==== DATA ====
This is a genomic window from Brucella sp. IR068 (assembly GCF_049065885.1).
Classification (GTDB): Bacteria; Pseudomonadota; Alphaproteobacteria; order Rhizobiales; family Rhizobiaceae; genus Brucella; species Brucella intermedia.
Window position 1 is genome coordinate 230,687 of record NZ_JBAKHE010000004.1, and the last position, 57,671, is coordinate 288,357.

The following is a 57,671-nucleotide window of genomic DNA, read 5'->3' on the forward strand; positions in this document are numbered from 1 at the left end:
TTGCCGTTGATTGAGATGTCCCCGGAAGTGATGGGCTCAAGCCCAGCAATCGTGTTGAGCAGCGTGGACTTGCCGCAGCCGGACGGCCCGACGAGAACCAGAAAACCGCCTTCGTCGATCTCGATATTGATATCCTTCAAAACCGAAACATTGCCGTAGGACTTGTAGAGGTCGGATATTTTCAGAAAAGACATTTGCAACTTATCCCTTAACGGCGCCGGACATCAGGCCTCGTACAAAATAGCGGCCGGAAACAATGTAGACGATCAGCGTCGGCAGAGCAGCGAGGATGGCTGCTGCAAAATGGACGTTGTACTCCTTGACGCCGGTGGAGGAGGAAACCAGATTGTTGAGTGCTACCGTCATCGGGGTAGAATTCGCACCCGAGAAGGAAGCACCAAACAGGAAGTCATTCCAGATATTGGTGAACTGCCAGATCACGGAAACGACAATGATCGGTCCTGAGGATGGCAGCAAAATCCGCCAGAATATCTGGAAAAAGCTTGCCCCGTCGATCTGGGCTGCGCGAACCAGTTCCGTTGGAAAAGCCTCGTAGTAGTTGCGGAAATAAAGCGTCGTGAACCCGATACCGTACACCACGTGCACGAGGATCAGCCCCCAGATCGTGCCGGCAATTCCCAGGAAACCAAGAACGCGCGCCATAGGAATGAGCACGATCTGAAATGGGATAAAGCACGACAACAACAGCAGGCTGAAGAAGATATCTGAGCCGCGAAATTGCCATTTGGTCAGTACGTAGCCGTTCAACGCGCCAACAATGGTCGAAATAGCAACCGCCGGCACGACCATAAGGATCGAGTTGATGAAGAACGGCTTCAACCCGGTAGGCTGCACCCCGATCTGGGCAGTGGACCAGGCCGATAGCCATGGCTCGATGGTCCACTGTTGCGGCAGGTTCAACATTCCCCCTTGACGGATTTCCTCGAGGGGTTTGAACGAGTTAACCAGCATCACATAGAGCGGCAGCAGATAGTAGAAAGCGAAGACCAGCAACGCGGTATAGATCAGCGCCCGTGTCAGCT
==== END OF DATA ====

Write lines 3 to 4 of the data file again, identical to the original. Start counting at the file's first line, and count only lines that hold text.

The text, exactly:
Window position 1 is genome coordinate 230,687 of record NZ_JBAKHE010000004.1, and the last position, 57,671, is coordinate 288,357.

The following is a 57,671-nucleotide window of genomic DNA, read 5'->3' on the forward strand; positions in this document are numbered from 1 at the left end: